Math Help - Trapezoidal Rule

1. Trapezoidal Rule

English is my second language:

I want to increase the accuracy of the trapezoidal rule for approximating the area beneath a curve by increasing the number of trapeziums the area is segregated into.

My problem is I have very limited knowledge of how to use the sigma function. This is what I have so far:

Area of trapezium = lim(Δx->0) 1/2*Δx*(f(x)+f(x+Δx)) where f(x) is some function of x.

My justification is that by making the Δx very small, the area must be segregated into more trapeziums but I know that this is only half of the solution that I desire - how do I fit this into a sigma function and what constraints do I use?

2. Yes, the area of a single trapezium is given by $\frac{f(x)+ f(x+ \Delta x)}{2}\Delta x$. If you add one more trapezium, from $x+ \Delta x$ to $x+ 2\Delta x$ you get $\left(\frac{f(x)+ f(x+ \Delta x)}{2}\Delta x\right)+ \left(\frac{f(x+ \Delta x)+ f(x+ 2\Delta x)}{2}\Delta x\right)$ which reduces to $\left(f(x)+ 2f(x+ \Delta x)+ f(x+ 2\Delta x)\right)\frac{\Delta x}{2}$.

If you use a third trapezium you get
$\left(f(x)+ 2f(x+ \Delta x)+ f(x+ 2\Delta x)\right)\frac{\Delta x}{2}+ \left(\frac{f(x+ 2\Delta x)+ f(x+ 3\Delta x)}{2}\Delta x\right)$ which reduces to $\left(f(x)+ 2f(x+ \Delta x)+ 2f(x+ 2\Delta x)+ f(x+ 3\Delta x)\right)\frac{\Delta x}{2}$.

Do you see the point? Everytime you add one more trapezium, from n to n+1, you add a new " $f(x+ n\Delta x)+ f(x+ (n+1)\Delta x)$" making the coefficient of $f(x+ n\Delta x)$ 2.

That is, you have $\left(f(x)+ 2\f(x+ \Delta x)+ 2f(x+ 2\Delta x)+ 2f(x+ 3\Delta x)+ \cdot\cdot\cdot+ 2f(x+ (n-1)\Delta x)+ f(x+ n\Delta x)$, all but the first and last terms multiplied by 2. And that is always multiplied by $\frac{\Delta x}{2}$.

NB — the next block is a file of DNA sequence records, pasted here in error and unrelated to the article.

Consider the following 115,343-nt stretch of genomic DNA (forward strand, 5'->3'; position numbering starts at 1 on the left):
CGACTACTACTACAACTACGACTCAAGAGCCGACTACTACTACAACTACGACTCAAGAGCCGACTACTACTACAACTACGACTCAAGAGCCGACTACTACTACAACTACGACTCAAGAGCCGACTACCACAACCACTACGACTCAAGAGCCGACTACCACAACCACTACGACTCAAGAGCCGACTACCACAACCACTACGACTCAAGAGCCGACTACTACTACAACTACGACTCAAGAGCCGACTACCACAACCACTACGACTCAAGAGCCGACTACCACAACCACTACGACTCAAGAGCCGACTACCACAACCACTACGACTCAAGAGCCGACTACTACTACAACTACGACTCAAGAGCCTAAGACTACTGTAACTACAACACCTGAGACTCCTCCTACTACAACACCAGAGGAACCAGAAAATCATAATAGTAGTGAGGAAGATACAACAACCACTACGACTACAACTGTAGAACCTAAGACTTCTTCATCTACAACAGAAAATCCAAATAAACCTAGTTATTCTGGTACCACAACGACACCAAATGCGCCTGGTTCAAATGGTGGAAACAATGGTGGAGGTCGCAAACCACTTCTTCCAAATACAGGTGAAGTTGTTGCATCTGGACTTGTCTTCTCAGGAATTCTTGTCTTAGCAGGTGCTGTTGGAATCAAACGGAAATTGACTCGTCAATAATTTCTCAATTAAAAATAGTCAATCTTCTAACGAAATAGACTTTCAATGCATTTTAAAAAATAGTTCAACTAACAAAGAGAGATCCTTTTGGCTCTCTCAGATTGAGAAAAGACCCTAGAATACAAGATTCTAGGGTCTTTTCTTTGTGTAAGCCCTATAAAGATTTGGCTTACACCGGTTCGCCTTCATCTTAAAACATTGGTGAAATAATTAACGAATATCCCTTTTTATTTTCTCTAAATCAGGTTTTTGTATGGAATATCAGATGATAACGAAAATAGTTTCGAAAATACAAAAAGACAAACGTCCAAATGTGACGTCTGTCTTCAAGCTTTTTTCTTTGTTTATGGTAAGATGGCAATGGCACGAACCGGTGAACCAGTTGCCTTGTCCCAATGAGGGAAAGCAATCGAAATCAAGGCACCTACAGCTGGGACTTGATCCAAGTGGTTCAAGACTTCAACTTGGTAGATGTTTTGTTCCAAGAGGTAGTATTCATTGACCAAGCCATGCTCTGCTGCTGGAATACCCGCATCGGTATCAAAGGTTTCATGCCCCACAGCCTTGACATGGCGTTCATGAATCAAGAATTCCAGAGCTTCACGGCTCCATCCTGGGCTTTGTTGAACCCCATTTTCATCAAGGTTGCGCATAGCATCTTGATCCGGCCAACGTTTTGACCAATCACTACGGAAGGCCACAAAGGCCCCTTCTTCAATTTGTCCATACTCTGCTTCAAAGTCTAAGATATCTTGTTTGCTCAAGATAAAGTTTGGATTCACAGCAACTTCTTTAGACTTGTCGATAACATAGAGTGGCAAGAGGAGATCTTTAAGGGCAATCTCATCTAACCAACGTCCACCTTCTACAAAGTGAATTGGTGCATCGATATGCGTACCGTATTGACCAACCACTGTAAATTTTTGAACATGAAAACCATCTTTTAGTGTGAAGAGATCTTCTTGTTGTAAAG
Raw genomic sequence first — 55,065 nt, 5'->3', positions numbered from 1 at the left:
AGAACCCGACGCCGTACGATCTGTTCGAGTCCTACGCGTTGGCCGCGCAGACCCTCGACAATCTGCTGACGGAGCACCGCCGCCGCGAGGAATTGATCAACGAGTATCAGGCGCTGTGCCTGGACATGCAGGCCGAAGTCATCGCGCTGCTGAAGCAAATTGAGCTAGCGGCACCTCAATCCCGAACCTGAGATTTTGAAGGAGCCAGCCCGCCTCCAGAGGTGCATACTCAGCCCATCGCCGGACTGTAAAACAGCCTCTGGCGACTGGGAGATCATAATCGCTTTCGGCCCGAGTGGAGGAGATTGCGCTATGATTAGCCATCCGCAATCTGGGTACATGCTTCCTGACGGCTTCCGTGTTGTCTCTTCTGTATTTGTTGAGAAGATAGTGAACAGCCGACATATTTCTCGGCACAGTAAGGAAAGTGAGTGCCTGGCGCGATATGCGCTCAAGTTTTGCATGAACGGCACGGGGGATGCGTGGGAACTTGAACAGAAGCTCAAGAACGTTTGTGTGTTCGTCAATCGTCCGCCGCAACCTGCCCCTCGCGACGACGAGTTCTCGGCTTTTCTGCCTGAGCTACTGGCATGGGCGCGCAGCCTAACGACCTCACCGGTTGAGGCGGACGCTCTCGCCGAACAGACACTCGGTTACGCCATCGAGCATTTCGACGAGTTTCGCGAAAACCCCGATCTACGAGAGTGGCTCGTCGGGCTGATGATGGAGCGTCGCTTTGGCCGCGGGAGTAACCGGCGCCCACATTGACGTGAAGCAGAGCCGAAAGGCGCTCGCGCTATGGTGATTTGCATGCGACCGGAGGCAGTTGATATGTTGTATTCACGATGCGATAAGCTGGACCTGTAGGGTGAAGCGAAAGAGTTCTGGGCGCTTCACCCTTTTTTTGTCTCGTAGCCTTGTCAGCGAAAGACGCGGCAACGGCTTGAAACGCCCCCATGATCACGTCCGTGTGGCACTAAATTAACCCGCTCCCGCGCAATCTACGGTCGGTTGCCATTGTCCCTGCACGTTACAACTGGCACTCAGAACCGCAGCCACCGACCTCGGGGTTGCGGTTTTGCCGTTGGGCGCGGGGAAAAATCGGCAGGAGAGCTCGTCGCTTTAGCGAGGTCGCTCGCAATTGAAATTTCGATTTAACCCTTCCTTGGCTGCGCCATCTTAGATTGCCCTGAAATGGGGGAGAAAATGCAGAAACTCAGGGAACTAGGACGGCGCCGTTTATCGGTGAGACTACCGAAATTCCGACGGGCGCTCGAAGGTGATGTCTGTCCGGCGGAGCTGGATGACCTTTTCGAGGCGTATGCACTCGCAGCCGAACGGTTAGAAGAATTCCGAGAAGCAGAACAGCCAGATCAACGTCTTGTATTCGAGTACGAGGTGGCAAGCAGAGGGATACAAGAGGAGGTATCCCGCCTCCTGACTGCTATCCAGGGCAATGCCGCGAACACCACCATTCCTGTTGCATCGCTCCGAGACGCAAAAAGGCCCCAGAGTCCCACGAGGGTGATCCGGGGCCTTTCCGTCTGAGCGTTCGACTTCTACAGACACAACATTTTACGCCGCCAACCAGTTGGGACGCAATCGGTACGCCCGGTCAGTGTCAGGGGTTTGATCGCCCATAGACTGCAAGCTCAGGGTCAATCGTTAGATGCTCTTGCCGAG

You can write that using the $\Sigma$ notation as
$\left(f(x)+ 2\sum_{i=1}^{n-1} f(x+ i\Delta x)+ f(x+ n\Delta x)\right)\frac{\Delta x}{2}$.

If you are integrating f(x) from x= a to x= b and want to use n intervals, then $\Delta x= \frac{b- a}{n}$

3. Thank you very much, that has cleared up a lot of my confusion!

I have one more quick question: If i want to integrate between b and a using this model, can I introduce the limit n->infinity to improve the accuracy? If i can, does this necessitate any other alterations to the model?

4. Well, the limit as n goes to infinity would not exactly "improve the accuracy"- it would make it exactly correct, giving the Riemann integral. Taking larger and larger n will improve the accuracy (assuming your calculator or computer can handle the increased number of decimal places).

5. Excellent, thank you for all your help.